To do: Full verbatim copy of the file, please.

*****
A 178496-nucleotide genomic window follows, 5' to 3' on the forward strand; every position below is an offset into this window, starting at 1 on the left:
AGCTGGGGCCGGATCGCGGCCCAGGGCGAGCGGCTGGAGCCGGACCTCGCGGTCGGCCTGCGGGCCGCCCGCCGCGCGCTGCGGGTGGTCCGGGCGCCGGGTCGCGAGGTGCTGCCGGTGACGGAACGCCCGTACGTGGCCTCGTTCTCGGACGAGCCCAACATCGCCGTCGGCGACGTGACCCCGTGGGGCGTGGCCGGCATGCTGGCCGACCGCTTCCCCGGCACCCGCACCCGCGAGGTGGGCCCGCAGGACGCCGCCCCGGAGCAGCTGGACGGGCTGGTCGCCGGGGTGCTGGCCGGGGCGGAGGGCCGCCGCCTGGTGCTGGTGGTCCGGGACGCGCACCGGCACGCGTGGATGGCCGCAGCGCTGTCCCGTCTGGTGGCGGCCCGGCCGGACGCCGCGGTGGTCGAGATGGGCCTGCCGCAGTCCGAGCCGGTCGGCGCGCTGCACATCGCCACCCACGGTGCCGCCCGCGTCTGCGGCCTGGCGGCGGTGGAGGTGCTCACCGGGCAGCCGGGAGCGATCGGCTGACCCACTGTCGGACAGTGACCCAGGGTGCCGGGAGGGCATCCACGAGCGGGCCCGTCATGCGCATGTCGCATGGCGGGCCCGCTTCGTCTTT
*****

A 178496-nucleotide genomic window follows, 5' to 3' on the forward strand; every position below is an offset into this window, starting at 1 on the left:
AGCTGGGGCCGGATCGCGGCCCAGGGCGAGCGGCTGGAGCCGGACCTCGCGGTCGGCCTGCGGGCCGCCCGCCGCGCGCTGCGGGTGGTCCGGGCGCCGGGTCGCGAGGTGCTGCCGGTGACGGAACGCCCGTACGTGGCCTCGTTCTCGGACGAGCCCAACATCGCCGTCGGCGACGTGACCCCGTGGGGCGTGGCCGGCATGCTGGCCGACCGCTTCCCCGGCACCCGCACCCGCGAGGTGGGCCCGCAGGACGCCGCCCCGGAGCAGCTGGACGGGCTGGTCGCCGGGGTGCTGGCCGGGGCGGAGGGCCGCCGCCTGGTGCTGGTGGTCCGGGACGCGCACCGGCACGCGTGGATGGCCGCAGCGCTGTCCCGTCTGGTGGCGGCCCGGCCGGACGCCGCGGTGGTCGAGATGGGCCTGCCGCAGTCCGAGCCGGTCGGCGCGCTGCACATCGCCACCCACGGTGCCGCCCGCGTCTGCGGCCTGGCGGCGGTGGAGGTGCTCACCGGGCAGCCGGGAGCGATCGGCTGACCCACTGTCGGACAGTGACCCAGGGTGCCGGGAGGGCATCCACGAGCGGGCCCGTCATGCGCATGTCGCATGGCGGGCCCGCTTCGTCTTT